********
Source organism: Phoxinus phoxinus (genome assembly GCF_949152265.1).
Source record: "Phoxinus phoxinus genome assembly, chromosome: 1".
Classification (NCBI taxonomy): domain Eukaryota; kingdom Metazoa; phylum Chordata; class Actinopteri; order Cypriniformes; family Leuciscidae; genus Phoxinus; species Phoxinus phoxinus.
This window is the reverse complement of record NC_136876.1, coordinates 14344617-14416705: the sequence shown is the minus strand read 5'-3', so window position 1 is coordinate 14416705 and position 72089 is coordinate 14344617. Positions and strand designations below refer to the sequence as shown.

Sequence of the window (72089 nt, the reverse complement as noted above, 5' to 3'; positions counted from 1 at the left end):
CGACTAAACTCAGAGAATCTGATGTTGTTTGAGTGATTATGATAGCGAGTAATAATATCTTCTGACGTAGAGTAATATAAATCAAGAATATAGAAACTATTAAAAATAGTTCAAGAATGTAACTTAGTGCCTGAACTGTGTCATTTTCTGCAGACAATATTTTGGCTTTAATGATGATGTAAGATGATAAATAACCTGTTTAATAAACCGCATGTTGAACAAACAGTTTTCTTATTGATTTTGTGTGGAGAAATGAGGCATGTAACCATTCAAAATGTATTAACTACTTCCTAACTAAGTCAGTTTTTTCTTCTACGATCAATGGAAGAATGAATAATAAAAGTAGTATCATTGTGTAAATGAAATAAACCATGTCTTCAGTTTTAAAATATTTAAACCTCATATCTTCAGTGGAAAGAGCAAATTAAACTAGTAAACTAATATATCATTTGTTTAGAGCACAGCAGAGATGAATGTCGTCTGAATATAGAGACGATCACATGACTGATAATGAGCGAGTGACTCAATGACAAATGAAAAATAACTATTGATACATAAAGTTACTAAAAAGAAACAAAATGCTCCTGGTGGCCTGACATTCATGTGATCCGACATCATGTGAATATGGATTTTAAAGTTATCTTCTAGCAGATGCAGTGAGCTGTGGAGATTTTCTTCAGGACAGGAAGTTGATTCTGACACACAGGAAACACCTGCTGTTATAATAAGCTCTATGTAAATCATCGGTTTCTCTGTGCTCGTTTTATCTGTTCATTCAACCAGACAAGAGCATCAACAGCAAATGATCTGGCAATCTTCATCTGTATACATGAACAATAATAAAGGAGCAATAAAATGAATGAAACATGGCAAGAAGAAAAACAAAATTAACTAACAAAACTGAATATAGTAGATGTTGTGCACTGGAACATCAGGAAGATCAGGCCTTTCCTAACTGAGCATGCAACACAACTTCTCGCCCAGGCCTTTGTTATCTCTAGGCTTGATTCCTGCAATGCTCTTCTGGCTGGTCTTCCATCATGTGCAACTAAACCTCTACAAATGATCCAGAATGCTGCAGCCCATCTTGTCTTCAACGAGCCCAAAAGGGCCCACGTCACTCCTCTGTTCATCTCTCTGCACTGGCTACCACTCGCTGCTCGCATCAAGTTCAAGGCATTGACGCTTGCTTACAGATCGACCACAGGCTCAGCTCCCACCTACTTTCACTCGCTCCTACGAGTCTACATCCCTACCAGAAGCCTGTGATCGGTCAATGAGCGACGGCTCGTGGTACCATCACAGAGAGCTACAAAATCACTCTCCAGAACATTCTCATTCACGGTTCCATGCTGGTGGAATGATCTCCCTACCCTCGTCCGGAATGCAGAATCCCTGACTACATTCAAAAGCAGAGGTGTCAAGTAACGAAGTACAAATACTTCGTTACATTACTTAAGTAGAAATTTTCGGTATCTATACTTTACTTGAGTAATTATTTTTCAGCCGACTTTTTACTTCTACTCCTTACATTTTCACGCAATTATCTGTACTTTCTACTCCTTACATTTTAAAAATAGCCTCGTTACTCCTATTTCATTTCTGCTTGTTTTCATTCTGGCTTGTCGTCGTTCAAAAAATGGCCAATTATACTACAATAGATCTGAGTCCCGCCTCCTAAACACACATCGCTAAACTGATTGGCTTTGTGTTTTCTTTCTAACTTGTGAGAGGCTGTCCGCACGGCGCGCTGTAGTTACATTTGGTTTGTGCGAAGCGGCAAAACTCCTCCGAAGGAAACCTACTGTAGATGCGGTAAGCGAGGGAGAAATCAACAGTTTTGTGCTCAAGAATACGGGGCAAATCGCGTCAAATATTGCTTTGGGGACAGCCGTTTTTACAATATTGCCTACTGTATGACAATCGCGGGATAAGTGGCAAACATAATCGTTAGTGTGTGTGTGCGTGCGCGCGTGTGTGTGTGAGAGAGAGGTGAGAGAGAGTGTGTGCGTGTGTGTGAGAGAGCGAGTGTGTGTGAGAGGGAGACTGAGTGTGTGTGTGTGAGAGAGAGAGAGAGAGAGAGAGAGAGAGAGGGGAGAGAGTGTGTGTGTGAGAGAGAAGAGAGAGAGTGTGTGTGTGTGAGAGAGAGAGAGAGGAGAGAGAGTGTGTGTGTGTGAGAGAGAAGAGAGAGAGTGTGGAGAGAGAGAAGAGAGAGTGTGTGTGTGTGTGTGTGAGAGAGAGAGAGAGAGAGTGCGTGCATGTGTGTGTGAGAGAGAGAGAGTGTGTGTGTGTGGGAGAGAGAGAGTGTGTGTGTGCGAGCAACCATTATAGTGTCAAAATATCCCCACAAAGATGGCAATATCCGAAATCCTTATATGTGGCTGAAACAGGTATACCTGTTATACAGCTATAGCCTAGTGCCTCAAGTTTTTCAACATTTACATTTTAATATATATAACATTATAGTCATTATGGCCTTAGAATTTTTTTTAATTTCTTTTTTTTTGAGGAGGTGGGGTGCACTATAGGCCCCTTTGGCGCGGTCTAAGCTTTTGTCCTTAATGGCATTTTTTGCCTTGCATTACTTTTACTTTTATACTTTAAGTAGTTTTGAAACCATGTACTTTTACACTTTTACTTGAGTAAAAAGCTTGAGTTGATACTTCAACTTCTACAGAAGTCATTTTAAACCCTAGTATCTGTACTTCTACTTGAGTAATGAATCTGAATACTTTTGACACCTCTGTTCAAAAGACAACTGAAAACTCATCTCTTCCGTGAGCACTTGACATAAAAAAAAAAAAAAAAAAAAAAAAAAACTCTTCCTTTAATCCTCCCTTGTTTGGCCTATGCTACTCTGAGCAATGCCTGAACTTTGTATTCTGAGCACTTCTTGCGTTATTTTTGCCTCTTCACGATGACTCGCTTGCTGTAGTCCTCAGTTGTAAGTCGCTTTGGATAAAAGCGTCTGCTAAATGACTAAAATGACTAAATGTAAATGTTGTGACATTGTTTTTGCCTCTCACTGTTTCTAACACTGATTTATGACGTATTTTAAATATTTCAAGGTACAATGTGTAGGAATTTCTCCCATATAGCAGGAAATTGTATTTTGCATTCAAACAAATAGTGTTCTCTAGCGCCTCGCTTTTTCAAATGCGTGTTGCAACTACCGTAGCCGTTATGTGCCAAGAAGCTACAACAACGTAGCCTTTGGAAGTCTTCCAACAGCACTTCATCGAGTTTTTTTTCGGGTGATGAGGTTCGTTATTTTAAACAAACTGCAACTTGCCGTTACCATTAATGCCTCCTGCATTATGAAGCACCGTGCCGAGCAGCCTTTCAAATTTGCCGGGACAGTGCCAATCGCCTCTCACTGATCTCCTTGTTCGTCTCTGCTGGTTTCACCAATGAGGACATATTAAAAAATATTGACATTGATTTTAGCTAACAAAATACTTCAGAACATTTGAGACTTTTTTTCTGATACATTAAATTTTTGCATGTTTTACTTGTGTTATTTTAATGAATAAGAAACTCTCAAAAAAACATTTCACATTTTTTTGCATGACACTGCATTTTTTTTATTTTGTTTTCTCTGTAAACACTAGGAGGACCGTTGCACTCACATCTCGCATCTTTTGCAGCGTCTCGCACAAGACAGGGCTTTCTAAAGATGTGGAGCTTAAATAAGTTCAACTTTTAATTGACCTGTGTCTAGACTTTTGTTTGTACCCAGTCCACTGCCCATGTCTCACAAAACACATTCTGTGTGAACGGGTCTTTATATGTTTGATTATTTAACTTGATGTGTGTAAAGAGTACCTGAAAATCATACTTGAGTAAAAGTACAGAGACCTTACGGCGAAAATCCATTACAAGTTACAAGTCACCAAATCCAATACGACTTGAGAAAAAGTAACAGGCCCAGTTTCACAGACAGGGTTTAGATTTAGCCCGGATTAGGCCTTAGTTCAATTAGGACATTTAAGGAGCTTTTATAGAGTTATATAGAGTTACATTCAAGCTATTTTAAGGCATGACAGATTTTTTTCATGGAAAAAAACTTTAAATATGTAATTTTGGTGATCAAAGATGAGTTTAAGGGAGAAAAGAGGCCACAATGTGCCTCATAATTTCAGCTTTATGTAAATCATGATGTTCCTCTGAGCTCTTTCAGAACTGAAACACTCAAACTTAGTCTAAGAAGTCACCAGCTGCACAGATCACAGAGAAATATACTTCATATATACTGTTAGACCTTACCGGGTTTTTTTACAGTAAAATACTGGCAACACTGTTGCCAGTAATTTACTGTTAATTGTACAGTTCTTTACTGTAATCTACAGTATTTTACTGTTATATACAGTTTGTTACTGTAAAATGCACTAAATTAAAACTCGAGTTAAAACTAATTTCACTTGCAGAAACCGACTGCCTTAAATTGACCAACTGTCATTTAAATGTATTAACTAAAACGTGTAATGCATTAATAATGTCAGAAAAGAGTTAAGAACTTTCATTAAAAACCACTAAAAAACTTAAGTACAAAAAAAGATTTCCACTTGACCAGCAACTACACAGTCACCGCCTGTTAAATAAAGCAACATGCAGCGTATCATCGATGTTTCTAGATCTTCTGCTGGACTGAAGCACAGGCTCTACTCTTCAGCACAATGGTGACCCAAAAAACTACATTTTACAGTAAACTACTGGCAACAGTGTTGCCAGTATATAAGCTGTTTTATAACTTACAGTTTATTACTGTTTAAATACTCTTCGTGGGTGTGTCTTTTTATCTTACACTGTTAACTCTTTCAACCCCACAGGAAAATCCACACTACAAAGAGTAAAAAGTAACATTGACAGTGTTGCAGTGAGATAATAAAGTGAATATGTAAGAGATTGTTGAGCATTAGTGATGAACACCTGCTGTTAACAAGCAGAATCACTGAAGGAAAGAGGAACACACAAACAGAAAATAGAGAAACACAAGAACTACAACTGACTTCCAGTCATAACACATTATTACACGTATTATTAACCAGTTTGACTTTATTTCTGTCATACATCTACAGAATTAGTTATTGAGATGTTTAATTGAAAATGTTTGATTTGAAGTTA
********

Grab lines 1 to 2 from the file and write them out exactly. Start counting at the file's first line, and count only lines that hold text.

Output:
Source organism: Phoxinus phoxinus (genome assembly GCF_949152265.1).
Source record: "Phoxinus phoxinus genome assembly, chromosome: 1".